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Motorbike Adventures in Laos…
with Siam Bike Travel

Part 1: Is it a Road or a River…

...I kept asking myself as I forced my bike up some unnamed hill in northern Laos through the soaking rain, navigating the muddy streams of water coming down on what was supposed to be a dirt track. Finally, the drizzle of the last few days had given way to heavy rain and we were absolutely grateful for it. Months of hot, dry weather have left several inches of fine red dust on the dirt roads. After three days of constant drizzle the dust has turned into slithery, slimy mud which gave us a hard time riding. Driving a piece of soap across a wet bathroom floor would have been easier.

Coming over the top I see a family of diminutive hill tribes, none of them over five feet tall, staring at me in disbelief. Elbow, chest and knee protectors, airbrushed helmet, rainbow colored gloves, off-road boots - is this an alien or what? I smiled and waved at them, and immediately they waved back and broke into wide grins, old grandma showing off her betel nut-stained black teeth and red gums.


Our journey started five days ago in Chiang Mai, northern Thailand. Eight riders, all decked out in off-road riding gear, a backup vehicle for luggage and spares, the mechanic, a licensed local guide - we are quite a sight! Normally we wouldn't ride that late, almost into the rainy season, but some of our guys couldn't get away from business until now. Northern Thailand offers plenty of exciting enduro rides but we want to get into Laos as quickly as possible to have a bit of leeway with our schedule in case things turn disastrous. Northern Laos is no playground for the uninitiated or unprepared: Only three million people in a country the size of England, no phones, electricity just for a few hours in the evening, real jungle, very basic medical care. Siam Bike Travel, our tour organizers, have done Laos motorcycle tours for four years and always returned - riders, bikes and all, despite roads that got washed down into rivers and bikes that needed full head jobs after river crossings. We took the lightest enduro bikes available, fully aware of the looming mud wrestling and the famous Mekong River trip where we have to lug the bikes sideways into a Mekong riverboat. Six of us rode on brand new German Sachs 125s, which have state-of-the-art suspension and excellent brakes. After ripping out the catalysers (no unleaded fuel in Laos) and a couple of other modifications the bikes weigh in at 115 kg and 27 BHP - perfect, especially with the electric starter!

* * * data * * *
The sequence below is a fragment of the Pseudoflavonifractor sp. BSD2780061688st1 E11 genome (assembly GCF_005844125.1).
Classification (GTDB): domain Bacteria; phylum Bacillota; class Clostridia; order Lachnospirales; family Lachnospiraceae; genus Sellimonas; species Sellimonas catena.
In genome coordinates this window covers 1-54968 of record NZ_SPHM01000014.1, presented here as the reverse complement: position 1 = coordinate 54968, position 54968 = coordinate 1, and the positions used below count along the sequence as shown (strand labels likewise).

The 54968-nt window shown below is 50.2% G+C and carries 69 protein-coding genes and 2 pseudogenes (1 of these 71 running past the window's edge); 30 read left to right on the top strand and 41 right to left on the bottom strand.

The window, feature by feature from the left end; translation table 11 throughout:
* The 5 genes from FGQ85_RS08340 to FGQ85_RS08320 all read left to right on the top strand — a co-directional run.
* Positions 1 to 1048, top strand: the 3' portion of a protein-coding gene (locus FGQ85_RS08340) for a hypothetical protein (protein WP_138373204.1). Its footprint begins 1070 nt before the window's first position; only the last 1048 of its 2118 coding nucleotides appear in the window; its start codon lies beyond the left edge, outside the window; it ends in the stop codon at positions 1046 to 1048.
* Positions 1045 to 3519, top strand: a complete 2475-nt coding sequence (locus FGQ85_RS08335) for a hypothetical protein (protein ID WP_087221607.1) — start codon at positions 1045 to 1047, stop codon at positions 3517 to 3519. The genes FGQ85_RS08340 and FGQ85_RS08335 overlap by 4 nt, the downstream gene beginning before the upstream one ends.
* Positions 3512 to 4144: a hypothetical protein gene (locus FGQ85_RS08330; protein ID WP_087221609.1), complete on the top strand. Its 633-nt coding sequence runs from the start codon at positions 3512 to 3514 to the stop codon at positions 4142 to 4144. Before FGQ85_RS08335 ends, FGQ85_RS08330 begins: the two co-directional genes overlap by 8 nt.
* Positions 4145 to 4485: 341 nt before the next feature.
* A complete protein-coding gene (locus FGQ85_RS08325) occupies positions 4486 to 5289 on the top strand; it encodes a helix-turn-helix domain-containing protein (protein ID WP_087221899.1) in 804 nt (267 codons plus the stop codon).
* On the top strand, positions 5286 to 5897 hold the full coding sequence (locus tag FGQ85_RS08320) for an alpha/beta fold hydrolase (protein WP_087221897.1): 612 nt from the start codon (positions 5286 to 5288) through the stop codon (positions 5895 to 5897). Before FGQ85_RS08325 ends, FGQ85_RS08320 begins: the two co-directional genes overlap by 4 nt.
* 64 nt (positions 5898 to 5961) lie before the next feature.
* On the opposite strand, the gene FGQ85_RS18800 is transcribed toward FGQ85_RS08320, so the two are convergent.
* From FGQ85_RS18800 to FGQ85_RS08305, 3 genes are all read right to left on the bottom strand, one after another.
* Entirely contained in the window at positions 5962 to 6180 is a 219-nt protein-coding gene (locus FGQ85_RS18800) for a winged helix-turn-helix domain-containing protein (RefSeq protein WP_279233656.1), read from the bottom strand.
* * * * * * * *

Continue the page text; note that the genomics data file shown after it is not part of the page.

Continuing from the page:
The other two guys ride a Honda CRM 250 and a Honda Baja 250. Our mechanic and the local guide enjoy the comfort of the air-conditioned backup car, a Suzuki 4WD. For them it's a job while we're having fun.... Walter, one of our guides, hands out the Thor chest and back protectors. "Against poisoned blow darts from the head hunters", he explains. Two of our guys start looking really concerned and it takes them a few seconds to realize that head hunters live in Borneo and not in Laos. Masochists… start your engines!

From Chiang Mai we head off towards Chiang Rai, already drenched in sweat, thanks to the blistering hot season. While we're nursing our hurting behinds on the narrow enduro seats, we dream of superbikes and the cool season. We keep to our self-imposed speed limit of 100 kph. Thais drive on the left side of the road except when cutting through right hand corners or when seated behind the steering wheel of an 18-ton truck. We realize that motorcycles occupy the bottom slot of the Thai tarmac food chain and size does matter, no doubt about it. Zipping through Chiang Rai we drive straight to Chiang Saen, located at the banks of the Mekong River. We can see Laos on the other side! Fast and wide, this is one of the world's greatest waterways.

We squeeze into one of the waiting Thai-style longtail boats, first taking off our heavy off-road boots. The boat driver opens up the throttle of the tuned car engine, which has open exhaust pipes with no mufflers, whatsoever, and the plywood shell we're sitting on starts planing across the water. What a blast! We must be doing at least 70 kph, skipping upriver like a roaring stone. After the boat stops at a gas station on the Laos side, we continue our wild ride towards the Golden Triangle, where Thailand, Laos and Burma meet. The driver has put on a motorbike helmet against the spray and the noise. We're all enjoying the thrill of the bumpy, speedy ride on the river. In most countries this boat would be highly illegal - not a single life preserver in sight, a vicious looking, unprotected racing propeller on a three-metro shaft that swings in a wide arc from the gimbaled engine, no muffler, no safety inspections, but heaps of fun! Dutifully we snap our photographs of the Golden Triangle, and the little speedster turns around and takes us back, this time with the added speed of the river. This could be addictive - we watch two boat owners racing each other, just for the heck of it. By now we're all dehydrated and gulp down several bottles of "Sponsor", the local electrolytic beverage, before we suit up and continue. We're nearly there, another hour's worth of riding along the Mekong River and we'll arrive in Chiang Kong, the border town…

What’s next?
Ride on to Chiang Kong in Part 2 of the Motorbike Adventures in Laos.

Many thanks to:
Text and photographs © 1996-2000 by Siam Bike Travel Co., Ltd.



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